For the Majority Voting protocol Peregrine 2.0 generates the two stage graphs of Figure 1 in a completely automatic way. By clicking on a stage, say , the information shown in Figure 3 is displayed. The constraint describes the set of configurations of the stage (Figure 1 shows the constraints for all stages). In particular, all the configurations of satisfy , that is, all agents initially in state have already become passive. The certificate indicates that a run starting at a configuration eventually reaches or a configuration such that . Peregrine 2.0 also displays a list of dead transitions that can never occur again from any configuration of , and a list of eventually dead transitions, which will become dead whenever a child stage, in this case , is reached.

Figure 2: Details of stage in Figure 1 at configuration . The terms are the number of agents in state .
Figure 3: Partially constructed Markov chain after a simulation of the Majority Voting protocol inside the protocol’s stage graphs, with = selected.

While they are automatically generated, these stage graphs closely map the intuition above. The three stages of each graph naturally correspond to the three phases of the protocol: and correspond to the first phase (we reduce or ), and to the second phase ( or is zero, and we reduce or ), and and to the third phase (all agents are in consensus).

Speed.

Because agents interact randomly, the length of the phase associated to a stage is a random variable (more precisely, a variable for each number of agents). The expected value of this variable is called the

speed of the stage. A stage has speed if for every the expected length of the phase for configurations with agents is at most for some constant . Peregrine 2.0 computes an upper bound for the speed of a stage using the techniques of [7]. The last column of Figure 1 gives the upper bounds on the speed of all stages. Currently, Peregrine 2.0 can prove one of the bounds , , for some and . Observe that for stage of Majority Voting the tool returns . Majority Voting is indeed very inefficient, much faster protocols exist.

4 Visualizing runs in the stage graph

To further understand the protocol, Peregrine 2.0 allows the user to simulate a run and monitor its progress through the stage graph. The simulation is started at a chosen initial configuration or a precomputed example configuration of a stage. The current configuration is explicitly shown and also highlighted as a yellow circle in the stage graph. To choose the next pair of interacting agents, the user can click on them. The resulting interaction is visualized, and the successor configuration is automatically placed in the correct stage, connected to the previous configuration. After multiple steps, this partially constructs the underlying Markov chain of the system as shown in Figure 3. One can also navigate the current run by clicking on displayed configurations or using the PREV and NEXT buttons.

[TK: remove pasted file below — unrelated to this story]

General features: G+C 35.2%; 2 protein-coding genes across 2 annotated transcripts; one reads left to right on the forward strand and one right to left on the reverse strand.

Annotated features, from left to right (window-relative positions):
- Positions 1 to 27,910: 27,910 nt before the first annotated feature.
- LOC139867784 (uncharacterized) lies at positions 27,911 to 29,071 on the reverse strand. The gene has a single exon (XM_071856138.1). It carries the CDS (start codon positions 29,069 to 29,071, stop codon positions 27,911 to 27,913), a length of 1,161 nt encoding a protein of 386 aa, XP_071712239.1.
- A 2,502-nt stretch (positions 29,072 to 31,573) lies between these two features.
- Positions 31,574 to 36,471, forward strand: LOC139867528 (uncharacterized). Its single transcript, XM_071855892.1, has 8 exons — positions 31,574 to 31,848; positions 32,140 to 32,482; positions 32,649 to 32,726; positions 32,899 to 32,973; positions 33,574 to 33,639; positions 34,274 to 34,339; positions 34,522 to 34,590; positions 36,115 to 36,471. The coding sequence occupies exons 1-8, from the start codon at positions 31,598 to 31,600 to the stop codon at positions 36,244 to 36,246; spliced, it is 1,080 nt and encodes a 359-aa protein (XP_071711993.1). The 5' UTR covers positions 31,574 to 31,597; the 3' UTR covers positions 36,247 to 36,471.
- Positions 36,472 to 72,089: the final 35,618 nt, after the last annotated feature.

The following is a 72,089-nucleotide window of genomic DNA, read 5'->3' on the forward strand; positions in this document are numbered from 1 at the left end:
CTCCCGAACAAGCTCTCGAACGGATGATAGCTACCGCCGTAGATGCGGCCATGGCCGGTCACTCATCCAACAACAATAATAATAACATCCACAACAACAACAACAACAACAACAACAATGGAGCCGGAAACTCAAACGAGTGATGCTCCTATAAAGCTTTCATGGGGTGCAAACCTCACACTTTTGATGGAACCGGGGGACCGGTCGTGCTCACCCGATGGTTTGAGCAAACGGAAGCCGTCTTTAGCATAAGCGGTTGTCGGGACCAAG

Figure 4: Counterexample automatically found by Peregrine when verifying Majority Voting (broken), shown in the stage graphs as a run from = to = . The graph with root is only a partial stage graph, because stage contains configurations that do not have the correct consensus.

Beyond choosing pairs of agents one by one, the user can simulate a full run of the protocol by clicking on PLAY. The acceleration slider allows to speed up this simulation. However, if the overall speed of the protocol is very slow, a random run might not make progress in a reasonable time frame. An example for this is the Majority Voting protocol for populations with a small majority for , where the expected number of interactions to go from to is . Thus, even for relatively small configurations like a random run is infeasible. To make progress in these cases, one can click on PROGRESS. This automatically chooses a transition that reduces the value of the certificate. Intuitively, reducing the certificate’s value guides the run towards a child stage and thus, the run from to needs at most steps. To visualize the progress, the value of the stage’s certificate for the current configuration is displayed in the stage details as in Figure 3 and next to the PROGRESS button.

Finding counterexamples.

The speed of stage with certificate is so low because of transition that increases the value of the certificate and may be chosen with high probability. Removing the transition makes the protocol faster (this variant is listed in the distribution as “Majority Voting (broken)”). However, then Peregrine cannot verify the protocol anymore, and it even finds a counterexample: a run that does not stabilize to the correct consensus. Figure 4 shows the counterexample ending in the configuration from the initial configuration , i.e. a configuration with a tie. In this case, the configuration should stabilize to 1, but no transition is applicable at , which does not have consensus 1. This clearly shows why we need the transition . Note however that the left part with root stage in Figure 4 is a valid stage graph, so the modified protocol works correctly in the negative case. This helps locate the cause of the problem.

References